The Cone Weed
In this article, we’re discussing social media positive impacts, and “Cone Weed” did just that for our community during the holiday season. What started off as a funny, harmless, firefighter prank, gained national attention and turned into a viral social media post that raised money for families in need just in time for the holidays. So, I thought I’d share this story with you.
Over the summer a left-over traffic cone on the side of the roadway, just across from our fire station 2 (Beatties Ford Road Station), began to grow a small green weed through the hole at the top of the cone. Firefighters watched weekly as the property owner mowed around the cone — instead of moving it — and for weeks, eventually months, the weed continued to grow, unabated. As this small green weed grew into a ginormous tree-like weed, firefighters could not help but to discuss it and occasionally “nurture” its growth. Little did we know, the local community also noticed, watched and cheered as this weed grew. We learned later that this weed was the subject of many home, work place, neighborhood and even school discussions.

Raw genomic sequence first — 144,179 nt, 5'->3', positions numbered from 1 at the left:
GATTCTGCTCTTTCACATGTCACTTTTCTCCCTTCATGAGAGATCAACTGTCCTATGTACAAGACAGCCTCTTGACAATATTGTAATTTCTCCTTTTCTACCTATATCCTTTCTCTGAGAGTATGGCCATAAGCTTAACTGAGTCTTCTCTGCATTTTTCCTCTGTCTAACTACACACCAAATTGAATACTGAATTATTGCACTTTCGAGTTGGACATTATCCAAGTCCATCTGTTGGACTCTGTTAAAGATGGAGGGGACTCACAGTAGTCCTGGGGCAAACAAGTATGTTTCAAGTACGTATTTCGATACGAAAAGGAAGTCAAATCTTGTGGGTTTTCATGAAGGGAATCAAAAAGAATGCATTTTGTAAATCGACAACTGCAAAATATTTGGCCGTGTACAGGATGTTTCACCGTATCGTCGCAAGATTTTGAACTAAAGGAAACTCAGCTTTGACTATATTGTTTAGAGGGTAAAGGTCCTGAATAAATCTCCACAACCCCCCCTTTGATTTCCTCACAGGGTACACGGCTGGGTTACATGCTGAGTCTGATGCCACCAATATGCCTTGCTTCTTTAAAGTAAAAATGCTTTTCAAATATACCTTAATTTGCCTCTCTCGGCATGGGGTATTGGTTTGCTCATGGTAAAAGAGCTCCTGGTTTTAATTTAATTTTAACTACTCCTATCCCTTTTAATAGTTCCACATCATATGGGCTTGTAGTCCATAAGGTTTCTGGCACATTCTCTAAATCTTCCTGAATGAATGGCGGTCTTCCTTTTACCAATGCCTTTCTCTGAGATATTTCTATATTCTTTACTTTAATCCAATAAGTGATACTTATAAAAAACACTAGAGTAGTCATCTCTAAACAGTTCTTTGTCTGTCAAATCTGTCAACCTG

As the fall season approached the weed began to take a turn for the worse and appeared to be dying off. Station 2 firefighters, again, “nurtured” the weed back to health. Of course, full details cannot be shared due to HIPAA guidelines — at least that’s the story we’re telling everyone. In November “someone” (the most closely guarded secret of the town) decorated the cone weed with Christmas decorations. Garland, ornaments and LED lights with a timer suddenly appeared over the weekend as the weed took on its next phase of life. Station 2 firefighters could not help but laugh and a picture was quickly posted on department social media — officially assigning the hashtag #ConeWeed.
Thus, began the catalyst of #ConeWeed that kick started the campaign to raise money for local families in need during the holidays. Within days of the anonymous decoration of the weed, a local graphic designer (unsolicited) created a #ConeWeed t-shirt. Quick discussion ensued and we agreed, along with the shirt designer, that ALL proceeds from the shirt sales would benefit HopeMatch (www.hopematch.org). Fortunately, the designer was familiar with that organization and promised a corporate donation match (dollar for dollar) up to $10,000.